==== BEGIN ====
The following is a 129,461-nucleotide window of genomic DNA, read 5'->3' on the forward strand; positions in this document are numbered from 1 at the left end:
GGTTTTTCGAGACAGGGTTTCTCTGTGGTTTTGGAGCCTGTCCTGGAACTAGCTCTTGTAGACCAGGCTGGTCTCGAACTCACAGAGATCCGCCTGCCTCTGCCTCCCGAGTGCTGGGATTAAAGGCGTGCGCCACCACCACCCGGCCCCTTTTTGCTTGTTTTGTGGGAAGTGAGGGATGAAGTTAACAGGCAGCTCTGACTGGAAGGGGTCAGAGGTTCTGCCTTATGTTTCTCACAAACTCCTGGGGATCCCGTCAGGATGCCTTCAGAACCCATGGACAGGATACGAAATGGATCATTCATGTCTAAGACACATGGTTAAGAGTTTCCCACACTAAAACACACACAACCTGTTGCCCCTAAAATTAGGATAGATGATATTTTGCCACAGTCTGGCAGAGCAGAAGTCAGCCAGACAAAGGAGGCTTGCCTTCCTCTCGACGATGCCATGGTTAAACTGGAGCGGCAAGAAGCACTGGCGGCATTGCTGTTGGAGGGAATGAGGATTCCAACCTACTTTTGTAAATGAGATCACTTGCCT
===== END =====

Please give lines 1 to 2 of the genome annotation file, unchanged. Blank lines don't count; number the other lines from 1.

The following is a 129,461-nucleotide window of genomic DNA, read 5'->3' on the forward strand; positions in this document are numbered from 1 at the left end:
GGTTTTTCGAGACAGGGTTTCTCTGTGGTTTTGGAGCCTGTCCTGGAACTAGCTCTTGTAGACCAGGCTGGTCTCGAACTCACAGAGATCCGCCTGCCTCTGCCTCCCGAGTGCTGGGATTAAAGGCGTGCGCCACCACCACCCGGCCCCTTTTTGCTTGTTTTGTGGGAAGTGAGGGATGAAGTTAACAGGCAGCTCTGACTGGAAGGGGTCAGAGGTTCTGCCTTATGTTTCTCACAAACTCCTGGGGATCCCGTCAGGATGCCTTCAGAACCCATGGACAGGATACGAAATGGATCATTCATGTCTAAGACACATGGTTAAGAGTTTCCCACACTAAAACACACACAACCTGTTGCCCCTAAAATTAGGATAGATGATATTTTGCCACAGTCTGGCAGAGCAGAAGTCAGCCAGACAAAGGAGGCTTGCCTTCCTCTCGACGATGCCATGGTTAAACTGGAGCGGCAAGAAGCACTGGCGGCATTGCTGTTGGAGGGAATGAGGATTCCAACCTACTTTTGTAAATGAGATCACTTGCCT